Trees do not slow in their growth rate as they get older and larger — instead, their growth keeps accelerating, according to a study published today in the journal Nature.
Older trees have been found to grow just as fast as young trees do, contrary to earlier research that suggested trees lost their vigor with maturity.
The findings showed that most species continued to show accelerated mass growth rates with some of the larger trees adding the carbon mass equivalent of a smaller tree. This means that older trees are better at absorbing CO2 and help balance the amount of CO2 generated by humans.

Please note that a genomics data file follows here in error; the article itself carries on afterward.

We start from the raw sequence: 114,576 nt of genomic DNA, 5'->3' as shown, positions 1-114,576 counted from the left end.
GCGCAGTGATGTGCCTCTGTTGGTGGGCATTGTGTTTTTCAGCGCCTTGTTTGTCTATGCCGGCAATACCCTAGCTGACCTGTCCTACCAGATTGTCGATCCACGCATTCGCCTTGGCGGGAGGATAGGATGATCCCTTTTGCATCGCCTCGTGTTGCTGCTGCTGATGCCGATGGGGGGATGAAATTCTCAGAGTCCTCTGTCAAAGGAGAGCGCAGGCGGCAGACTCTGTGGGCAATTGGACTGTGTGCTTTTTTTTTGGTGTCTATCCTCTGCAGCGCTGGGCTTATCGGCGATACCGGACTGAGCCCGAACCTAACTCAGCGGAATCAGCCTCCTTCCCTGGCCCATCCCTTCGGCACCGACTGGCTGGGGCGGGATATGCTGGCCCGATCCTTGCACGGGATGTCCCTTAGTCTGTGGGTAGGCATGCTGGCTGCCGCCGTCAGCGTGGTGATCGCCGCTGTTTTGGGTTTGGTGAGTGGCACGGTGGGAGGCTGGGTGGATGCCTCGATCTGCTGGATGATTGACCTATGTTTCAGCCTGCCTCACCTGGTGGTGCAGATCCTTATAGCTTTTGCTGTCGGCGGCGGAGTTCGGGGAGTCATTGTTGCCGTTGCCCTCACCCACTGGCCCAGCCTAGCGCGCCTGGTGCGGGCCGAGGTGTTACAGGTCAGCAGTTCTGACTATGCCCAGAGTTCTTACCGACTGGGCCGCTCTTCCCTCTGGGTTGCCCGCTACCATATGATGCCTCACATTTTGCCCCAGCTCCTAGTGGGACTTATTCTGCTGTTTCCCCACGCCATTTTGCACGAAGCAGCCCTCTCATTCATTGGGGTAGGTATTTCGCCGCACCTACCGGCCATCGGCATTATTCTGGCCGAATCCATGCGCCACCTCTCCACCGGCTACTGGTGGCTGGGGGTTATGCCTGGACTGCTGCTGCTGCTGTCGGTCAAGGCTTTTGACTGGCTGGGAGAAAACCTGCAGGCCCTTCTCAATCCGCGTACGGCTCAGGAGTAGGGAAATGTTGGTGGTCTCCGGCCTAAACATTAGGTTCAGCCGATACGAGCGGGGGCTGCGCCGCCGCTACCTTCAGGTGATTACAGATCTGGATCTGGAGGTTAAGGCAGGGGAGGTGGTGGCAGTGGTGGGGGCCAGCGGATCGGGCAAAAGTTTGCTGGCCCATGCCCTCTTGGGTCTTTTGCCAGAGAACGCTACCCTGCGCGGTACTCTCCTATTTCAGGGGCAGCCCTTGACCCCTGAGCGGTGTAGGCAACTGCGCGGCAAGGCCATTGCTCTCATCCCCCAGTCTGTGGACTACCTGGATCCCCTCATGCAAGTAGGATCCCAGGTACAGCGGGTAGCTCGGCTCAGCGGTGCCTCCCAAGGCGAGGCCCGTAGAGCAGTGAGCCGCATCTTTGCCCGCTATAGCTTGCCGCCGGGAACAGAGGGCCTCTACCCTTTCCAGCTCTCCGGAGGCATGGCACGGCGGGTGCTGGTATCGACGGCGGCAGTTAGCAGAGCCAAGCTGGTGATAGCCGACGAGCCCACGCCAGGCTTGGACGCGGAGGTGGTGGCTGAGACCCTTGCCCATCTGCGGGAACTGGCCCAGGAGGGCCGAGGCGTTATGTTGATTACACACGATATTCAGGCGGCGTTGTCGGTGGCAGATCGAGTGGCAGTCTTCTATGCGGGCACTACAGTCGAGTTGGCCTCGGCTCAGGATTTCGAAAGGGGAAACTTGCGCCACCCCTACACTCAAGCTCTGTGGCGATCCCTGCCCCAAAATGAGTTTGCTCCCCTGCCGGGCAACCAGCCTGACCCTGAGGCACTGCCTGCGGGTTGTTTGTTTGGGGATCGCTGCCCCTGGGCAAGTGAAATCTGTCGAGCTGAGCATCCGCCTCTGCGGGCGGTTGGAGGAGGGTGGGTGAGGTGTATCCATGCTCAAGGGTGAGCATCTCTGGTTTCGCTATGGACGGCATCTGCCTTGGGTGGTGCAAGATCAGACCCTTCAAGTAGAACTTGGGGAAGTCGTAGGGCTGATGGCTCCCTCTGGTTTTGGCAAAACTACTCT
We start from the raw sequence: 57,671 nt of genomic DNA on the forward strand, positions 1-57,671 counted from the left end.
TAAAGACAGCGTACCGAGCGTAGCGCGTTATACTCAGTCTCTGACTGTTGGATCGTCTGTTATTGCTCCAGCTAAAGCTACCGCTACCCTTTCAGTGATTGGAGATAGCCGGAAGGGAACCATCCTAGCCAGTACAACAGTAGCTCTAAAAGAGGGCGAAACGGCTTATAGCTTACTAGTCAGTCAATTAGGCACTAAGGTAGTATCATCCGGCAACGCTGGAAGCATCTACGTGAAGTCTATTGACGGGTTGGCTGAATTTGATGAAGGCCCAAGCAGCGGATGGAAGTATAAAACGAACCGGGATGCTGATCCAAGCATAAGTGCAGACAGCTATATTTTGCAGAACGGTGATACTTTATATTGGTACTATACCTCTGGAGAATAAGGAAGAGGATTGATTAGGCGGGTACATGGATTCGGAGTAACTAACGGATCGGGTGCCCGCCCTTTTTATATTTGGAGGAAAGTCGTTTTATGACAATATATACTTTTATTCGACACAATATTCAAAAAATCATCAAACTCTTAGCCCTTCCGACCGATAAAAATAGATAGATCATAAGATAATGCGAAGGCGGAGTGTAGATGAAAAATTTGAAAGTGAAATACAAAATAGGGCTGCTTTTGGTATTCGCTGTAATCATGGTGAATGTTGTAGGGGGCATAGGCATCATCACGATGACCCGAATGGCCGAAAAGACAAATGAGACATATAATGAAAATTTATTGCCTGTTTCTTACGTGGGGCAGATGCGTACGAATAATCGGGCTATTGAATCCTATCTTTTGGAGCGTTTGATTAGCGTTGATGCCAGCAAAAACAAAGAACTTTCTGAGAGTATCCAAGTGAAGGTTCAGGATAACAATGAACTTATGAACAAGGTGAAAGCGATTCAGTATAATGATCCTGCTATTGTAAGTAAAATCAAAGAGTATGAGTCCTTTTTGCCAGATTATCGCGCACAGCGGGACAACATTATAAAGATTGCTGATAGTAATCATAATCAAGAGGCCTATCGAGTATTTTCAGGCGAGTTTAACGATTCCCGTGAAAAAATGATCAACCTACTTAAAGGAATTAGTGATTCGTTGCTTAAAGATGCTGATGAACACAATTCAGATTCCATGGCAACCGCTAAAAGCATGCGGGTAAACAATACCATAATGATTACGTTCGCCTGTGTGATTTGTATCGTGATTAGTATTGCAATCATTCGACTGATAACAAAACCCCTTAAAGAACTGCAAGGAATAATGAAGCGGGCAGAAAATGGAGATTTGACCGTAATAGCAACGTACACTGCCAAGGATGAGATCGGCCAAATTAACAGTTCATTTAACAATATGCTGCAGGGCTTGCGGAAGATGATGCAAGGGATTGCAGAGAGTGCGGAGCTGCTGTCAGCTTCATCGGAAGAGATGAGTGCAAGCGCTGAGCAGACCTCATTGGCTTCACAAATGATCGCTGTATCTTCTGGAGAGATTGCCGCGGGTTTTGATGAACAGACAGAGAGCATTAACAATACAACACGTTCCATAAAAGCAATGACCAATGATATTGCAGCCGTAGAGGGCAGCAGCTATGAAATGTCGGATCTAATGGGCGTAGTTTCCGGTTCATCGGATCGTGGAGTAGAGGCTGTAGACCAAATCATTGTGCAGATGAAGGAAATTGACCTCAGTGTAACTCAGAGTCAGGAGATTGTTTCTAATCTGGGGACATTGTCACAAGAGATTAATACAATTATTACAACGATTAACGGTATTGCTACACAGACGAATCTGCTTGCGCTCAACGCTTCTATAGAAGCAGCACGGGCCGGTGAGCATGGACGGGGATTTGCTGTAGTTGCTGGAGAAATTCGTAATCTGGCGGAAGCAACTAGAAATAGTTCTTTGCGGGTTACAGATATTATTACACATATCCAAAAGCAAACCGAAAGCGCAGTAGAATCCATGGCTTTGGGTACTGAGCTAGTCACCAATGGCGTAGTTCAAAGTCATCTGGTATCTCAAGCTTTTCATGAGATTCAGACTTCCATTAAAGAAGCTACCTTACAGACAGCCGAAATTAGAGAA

Adrian Das, a USGS co-author, says:
…large old trees play a disproportionately important role within a forest’s carbon dynamics. It is as if the star players on your favorite sports team were a bunch of 90-year-olds.
The study will help clarify contradictions that have plagued plans for forest management, and help maximize timber yields while at the same time helping to protect older trees and increase carbon absorption.
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